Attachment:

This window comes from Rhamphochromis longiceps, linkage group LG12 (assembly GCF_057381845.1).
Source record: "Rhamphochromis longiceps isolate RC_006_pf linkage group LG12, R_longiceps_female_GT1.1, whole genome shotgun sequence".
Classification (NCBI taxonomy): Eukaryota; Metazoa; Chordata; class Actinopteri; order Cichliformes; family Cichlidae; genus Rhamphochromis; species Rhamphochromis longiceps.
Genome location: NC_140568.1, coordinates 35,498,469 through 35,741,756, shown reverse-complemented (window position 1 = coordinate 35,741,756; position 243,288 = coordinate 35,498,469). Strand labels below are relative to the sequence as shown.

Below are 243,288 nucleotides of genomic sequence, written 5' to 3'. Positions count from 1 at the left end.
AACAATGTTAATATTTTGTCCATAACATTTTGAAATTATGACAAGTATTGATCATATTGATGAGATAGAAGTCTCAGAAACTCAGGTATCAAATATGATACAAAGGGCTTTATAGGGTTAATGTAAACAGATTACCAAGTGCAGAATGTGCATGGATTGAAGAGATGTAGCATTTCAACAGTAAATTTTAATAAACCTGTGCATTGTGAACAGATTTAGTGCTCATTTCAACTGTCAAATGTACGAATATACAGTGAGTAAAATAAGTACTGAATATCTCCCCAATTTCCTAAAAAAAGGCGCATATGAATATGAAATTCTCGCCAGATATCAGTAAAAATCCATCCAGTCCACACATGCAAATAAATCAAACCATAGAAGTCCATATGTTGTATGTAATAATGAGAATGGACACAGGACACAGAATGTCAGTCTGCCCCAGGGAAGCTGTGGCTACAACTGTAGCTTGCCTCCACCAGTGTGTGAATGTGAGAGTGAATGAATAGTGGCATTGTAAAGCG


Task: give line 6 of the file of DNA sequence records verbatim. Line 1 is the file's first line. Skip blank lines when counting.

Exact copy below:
AACAATGTTAATATTTTGTCCATAACATTTTGAAATTATGACAAGTATTGATCATATTGATGAGATAGAAGTCTCAGAAACTCAGGTATCAAATATGATACAAAGGGCTTTATAGGGTTAATGTAAACAGATTACCAAGTGCAGAATGTGCATGGATTGAAGAGATGTAGCATTTCAACAGTAAATTTTAATAAACCTGTGCATTGTGAACAGATTTAGTGCTCATTTCAACTGTCAAATGTACGAATATACAGTGAGTAAAATAAGTACTGAATATCTCCCCAATTTCCTAAAAAAAGGCGCATATGAATATGAAATTCTCGCCAGATATCAGTAAAAATCCATCCAGTCCACACATGCAAATAAATCAAACCATAGAAGTCCATATGTTGTATGTAATAATGAGAATGGACACAGGACACAGAATGTCAGTCTGCCCCAGGGAAGCTGTGGCTACAACTGTAGCTTGCCTCCACCAGTGTGTGAATGTGAGAGTGAATGAATAGTGGCATTGTAAAGCG